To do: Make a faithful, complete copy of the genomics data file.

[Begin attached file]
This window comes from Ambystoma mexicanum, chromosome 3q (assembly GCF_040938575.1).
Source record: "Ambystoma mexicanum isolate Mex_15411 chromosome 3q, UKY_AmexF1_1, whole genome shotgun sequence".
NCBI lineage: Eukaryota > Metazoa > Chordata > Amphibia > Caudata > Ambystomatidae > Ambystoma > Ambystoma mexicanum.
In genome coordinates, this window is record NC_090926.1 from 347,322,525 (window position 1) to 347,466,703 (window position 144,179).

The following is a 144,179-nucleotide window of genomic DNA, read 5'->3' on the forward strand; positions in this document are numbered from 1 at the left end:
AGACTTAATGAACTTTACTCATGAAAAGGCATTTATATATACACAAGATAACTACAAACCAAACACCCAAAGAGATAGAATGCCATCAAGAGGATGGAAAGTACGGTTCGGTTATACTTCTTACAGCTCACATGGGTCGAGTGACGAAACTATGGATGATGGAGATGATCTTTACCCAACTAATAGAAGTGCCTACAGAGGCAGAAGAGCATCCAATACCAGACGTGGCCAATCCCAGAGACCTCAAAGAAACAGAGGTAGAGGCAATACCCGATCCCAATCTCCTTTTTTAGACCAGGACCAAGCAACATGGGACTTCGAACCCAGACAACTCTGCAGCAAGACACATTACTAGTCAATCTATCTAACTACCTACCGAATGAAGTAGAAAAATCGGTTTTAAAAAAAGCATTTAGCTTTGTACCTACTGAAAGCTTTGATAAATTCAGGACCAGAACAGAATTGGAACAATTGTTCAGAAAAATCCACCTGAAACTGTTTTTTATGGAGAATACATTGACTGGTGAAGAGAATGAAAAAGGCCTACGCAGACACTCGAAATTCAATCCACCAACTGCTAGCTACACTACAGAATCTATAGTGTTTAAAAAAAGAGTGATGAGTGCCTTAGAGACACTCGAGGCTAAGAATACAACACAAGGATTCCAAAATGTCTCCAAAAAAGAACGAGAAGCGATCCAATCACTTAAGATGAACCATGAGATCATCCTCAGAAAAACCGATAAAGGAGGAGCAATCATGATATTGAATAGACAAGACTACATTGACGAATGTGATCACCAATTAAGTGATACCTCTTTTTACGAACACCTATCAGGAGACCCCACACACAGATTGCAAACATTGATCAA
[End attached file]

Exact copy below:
This window comes from Ambystoma mexicanum, chromosome 3q (assembly GCF_040938575.1).
Source record: "Ambystoma mexicanum isolate Mex_15411 chromosome 3q, UKY_AmexF1_1, whole genome shotgun sequence".
NCBI lineage: Eukaryota > Metazoa > Chordata > Amphibia > Caudata > Ambystomatidae > Ambystoma > Ambystoma mexicanum.
In genome coordinates, this window is record NC_090926.1 from 347,322,525 (window position 1) to 347,466,703 (window position 144,179).

The following is a 144,179-nucleotide window of genomic DNA, read 5'->3' on the forward strand; positions in this document are numbered from 1 at the left end:
AGACTTAATGAACTTTACTCATGAAAAGGCATTTATATATACACAAGATAACTACAAACCAAACACCCAAAGAGATAGAATGCCATCAAGAGGATGGAAAGTACGGTTCGGTTATACTTCTTACAGCTCACATGGGTCGAGTGACGAAACTATGGATGATGGAGATGATCTTTACCCAACTAATAGAAGTGCCTACAGAGGCAGAAGAGCATCCAATACCAGACGTGGCCAATCCCAGAGACCTCAAAGAAACAGAGGTAGAGGCAATACCCGATCCCAATCTCCTTTTTTAGACCAGGACCAAGCAACATGGGACTTCGAACCCAGACAACTCTGCAGCAAGACACATTACTAGTCAATCTATCTAACTACCTACCGAATGAAGTAGAAAAATCGGTTTTAAAAAAAGCATTTAGCTTTGTACCTACTGAAAGCTTTGATAAATTCAGGACCAGAACAGAATTGGAACAATTGTTCAGAAAAATCCACCTGAAACTGTTTTTTATGGAGAATACATTGACTGGTGAAGAGAATGAAAAAGGCCTACGCAGACACTCGAAATTCAATCCACCAACTGCTAGCTACACTACAGAATCTATAGTGTTTAAAAAAAGAGTGATGAGTGCCTTAGAGACACTCGAGGCTAAGAATACAACACAAGGATTCCAAAATGTCTCCAAAAAAGAACGAGAAGCGATCCAATCACTTAAGATGAACCATGAGATCATCCTCAGAAAAACCGATAAAGGAGGAGCAATCATGATATTGAATAGACAAGACTACATTGACGAATGTGATCACCAATTAAGTGATACCTCTTTTTACGAACACCTATCAGGAGACCCCACACACAGATTGCAAACATTGATCAA